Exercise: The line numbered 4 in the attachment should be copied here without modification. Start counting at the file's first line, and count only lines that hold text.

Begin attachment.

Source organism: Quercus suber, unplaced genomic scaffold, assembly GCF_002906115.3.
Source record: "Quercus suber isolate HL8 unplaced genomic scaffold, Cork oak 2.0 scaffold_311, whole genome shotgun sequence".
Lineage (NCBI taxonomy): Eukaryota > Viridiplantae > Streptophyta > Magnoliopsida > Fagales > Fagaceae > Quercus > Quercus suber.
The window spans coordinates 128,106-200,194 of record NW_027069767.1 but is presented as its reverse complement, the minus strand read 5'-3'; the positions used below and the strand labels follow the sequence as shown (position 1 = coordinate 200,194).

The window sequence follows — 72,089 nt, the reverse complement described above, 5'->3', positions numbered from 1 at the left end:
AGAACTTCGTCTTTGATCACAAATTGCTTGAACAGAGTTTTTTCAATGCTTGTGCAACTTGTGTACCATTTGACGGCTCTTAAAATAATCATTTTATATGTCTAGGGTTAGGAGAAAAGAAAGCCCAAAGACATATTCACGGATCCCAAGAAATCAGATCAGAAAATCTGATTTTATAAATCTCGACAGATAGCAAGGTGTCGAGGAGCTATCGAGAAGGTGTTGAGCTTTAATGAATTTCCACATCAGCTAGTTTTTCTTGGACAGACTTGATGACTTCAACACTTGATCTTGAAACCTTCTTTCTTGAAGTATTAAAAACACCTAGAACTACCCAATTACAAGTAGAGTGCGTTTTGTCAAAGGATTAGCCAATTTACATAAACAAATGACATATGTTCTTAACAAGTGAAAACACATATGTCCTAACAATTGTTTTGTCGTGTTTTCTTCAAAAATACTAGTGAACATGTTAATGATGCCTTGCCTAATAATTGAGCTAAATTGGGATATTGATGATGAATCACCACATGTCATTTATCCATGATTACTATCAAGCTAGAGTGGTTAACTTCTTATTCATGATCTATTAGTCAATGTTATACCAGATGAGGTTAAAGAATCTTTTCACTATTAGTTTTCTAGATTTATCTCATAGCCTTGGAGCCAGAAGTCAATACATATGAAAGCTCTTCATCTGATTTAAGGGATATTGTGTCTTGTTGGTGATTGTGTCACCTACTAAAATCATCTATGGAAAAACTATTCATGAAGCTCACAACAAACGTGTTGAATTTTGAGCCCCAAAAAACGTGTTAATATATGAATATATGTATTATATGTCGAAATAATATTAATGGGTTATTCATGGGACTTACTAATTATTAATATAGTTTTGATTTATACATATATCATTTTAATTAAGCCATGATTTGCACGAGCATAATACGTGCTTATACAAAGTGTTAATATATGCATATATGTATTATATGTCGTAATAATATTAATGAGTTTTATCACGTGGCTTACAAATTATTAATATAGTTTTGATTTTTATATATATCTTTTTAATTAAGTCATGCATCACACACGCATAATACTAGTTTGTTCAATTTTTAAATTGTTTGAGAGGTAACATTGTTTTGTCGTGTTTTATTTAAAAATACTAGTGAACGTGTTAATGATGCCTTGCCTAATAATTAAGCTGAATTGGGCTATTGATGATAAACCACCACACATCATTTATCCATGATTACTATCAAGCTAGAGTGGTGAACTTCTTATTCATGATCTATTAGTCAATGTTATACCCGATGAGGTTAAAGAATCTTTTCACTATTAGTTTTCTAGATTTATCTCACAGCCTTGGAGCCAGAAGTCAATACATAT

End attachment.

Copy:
The window spans coordinates 128,106-200,194 of record NW_027069767.1 but is presented as its reverse complement, the minus strand read 5'-3'; the positions used below and the strand labels follow the sequence as shown (position 1 = coordinate 200,194).